Thanksgiving holiday weekend travel: Two storm systems threaten delays

The best time to travel both Saturday and Sunday is before noon, according to AAA. However, weather can be a complicating factor.

Heavy rain combined with an atmospheric river is set to wet the Pacific Northwest, while a system of slides will bring snow and strong winds this weekend to much of the Midwest and Northeast.

Check your local forecast here.

First, let’s start in the Northeast, where more than 8 million people are currently under winter weather warnings. That number is likely to increase to the weekend.

As one system leaves New England on Saturday, another will gather strength across the Great Lakes en route to New England on Sunday.

The first system left significant snowfalls after its operation. Nearly a foot has accumulated on some of the higher peaks in Vermont and New York Friday through Saturday morning.

Meanwhile, about 4 to 6 inches have fallen east of Lake Erie by lighter amounts elsewhere.

“Snow blowing due to windy conditions is likely to remain a hazard for the Northeast hinterland today,” the Weather Center said. speak on Saturday morning. This strong snowfall could reduce visibility on Northeast roads on Saturday.

The second system, an Alberta Clipper, will move over Minnesota on Saturday, producing a mixed rainfall over parts of the Midwest – mostly in the form of rain and hail.

Conditions then deteriorated from west to east through late Sunday as the climber entered New England.

The consensus would be to add 1 to 3 inches from Minnesota to Maine. Snowflakes could even be seen in New York City and Philadelphia on Sunday.

Even so, the Great Lakes are completely rock-free. The result is rich lake-effect snow bands that can be established with just the right amount of wind and cold air.

As a result, some areas may experience up to 8 inches of extra snow, such as the downwind areas of Lake Erie, established by these lake-effect snows.

The wind conditions that come with the trailer will once again cause poor visibility on the road, as well as some delays in the air. However, airport delays are mostly on Saturdays and Sundays, which seem to be very minor in the Northeast.

Atmospheric river wetting the Pacific Northwest

Another area that could experience travel delays this weekend will be in the Pacific Northwest.

ONE level 4 out of 5 The “extreme” atmospheric river event is forecast to produce several inches of rain across the Pacific Northwest starting Saturday and lasting through Sunday.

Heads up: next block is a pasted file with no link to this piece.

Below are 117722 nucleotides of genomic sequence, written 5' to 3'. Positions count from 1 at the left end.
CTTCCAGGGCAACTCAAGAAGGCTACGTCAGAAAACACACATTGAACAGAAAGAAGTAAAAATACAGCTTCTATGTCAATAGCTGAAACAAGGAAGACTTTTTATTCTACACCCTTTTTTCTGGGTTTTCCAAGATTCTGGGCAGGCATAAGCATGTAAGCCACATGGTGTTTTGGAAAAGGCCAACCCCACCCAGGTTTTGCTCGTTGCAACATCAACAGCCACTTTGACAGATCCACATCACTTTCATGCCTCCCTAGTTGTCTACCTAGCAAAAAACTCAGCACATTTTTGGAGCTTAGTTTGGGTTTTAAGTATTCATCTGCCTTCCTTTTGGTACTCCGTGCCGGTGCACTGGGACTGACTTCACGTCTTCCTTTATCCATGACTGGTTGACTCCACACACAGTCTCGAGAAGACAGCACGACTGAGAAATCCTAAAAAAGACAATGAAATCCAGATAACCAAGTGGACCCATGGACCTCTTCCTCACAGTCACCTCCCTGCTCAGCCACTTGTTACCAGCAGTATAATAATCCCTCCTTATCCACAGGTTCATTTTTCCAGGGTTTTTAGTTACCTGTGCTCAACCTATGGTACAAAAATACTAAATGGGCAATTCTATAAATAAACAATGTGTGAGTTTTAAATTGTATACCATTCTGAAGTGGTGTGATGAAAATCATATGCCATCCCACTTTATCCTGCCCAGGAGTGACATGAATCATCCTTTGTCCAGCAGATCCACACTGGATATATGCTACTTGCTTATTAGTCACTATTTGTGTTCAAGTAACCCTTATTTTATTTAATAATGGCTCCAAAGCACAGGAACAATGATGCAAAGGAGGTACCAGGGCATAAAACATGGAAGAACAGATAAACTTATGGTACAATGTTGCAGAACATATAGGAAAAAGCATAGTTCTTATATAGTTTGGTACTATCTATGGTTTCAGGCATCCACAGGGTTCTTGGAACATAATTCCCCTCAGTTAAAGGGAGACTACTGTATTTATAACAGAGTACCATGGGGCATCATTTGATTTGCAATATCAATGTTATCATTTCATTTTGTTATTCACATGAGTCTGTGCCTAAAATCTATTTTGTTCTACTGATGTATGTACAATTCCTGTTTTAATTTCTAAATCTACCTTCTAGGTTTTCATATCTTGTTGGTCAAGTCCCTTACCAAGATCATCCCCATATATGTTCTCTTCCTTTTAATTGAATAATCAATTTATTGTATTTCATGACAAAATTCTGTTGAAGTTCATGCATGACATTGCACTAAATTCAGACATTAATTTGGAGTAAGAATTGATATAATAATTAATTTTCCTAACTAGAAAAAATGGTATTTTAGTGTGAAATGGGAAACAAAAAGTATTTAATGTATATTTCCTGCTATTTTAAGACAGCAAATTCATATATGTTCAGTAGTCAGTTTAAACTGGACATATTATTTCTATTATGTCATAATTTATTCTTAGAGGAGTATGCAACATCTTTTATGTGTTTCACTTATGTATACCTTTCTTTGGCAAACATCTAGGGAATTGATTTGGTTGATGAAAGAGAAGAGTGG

Class 4 atmospheric rivers classified as “mostly dangerous but also beneficial” follow come Center for Western Weather and Water Extremes (CW3E). This means floods and landslides could threaten the region, but heavy rainfall could also benefit drought conditions or fill reservoirs.
Canada weather announcement & # 39;  red alarm & # 39;  for British Columbia

The heaviest rain is forecast to fall across coastal regions, including Seattle, Saturday afternoon and evening before moving into the Olympics and the North Cascades on Sunday.

This weekend’s atmospheric river event is the second in a series of three storms, the first of which brings rain to the Pacific Northwest on Thanksgiving Day and the third is forecast to affect the Pacific Ocean. area on Tuesday.

This downpour will not be limited to Washington state; it will also extend north to British Columbia in Canada later this week. Both areas have seen a heavy downpour over the past few weeks resulting in record rainfall and floods.
“Due to the high predicted freezing and wet soil conditions due to many [atmospheric rivers] During the period from 10 to 16 November, a large part of the precipitation can lead to runoff, exacerbating [flood] impact,” CW3E warning.

Flood watches in effect for more than 3 million people across parts of Washington state, including Seattle, forecast 3 to 6 inches of rain.

The forecast for Washington state won’t be much snow as temperatures are 10 to 20 degrees higher than usual in late November with a peak in the 50s. While this milder temperature could be a turnaround, compared to the cold of winter, they can lead to other dangers at higher altitudes.

“Slight temperatures and winds will lead to some early-season ice melt,” said the National Weather Service (NWS) in Spokane, Washington, speak on Saturday morning.

This melting snow and ice combined with heavy rains can increase runoff, increasing the risk of further flooding.

“There will also be more risk of rock slide and debris flows in steep terrain and potentially impact on upstream roads and trails, including proximal burn scars,” NWS Spokane said. .

Those planning to drive through the passes this weekend will need to plan accordingly for these hazards or wait until the weather improves on Monday afternoon.


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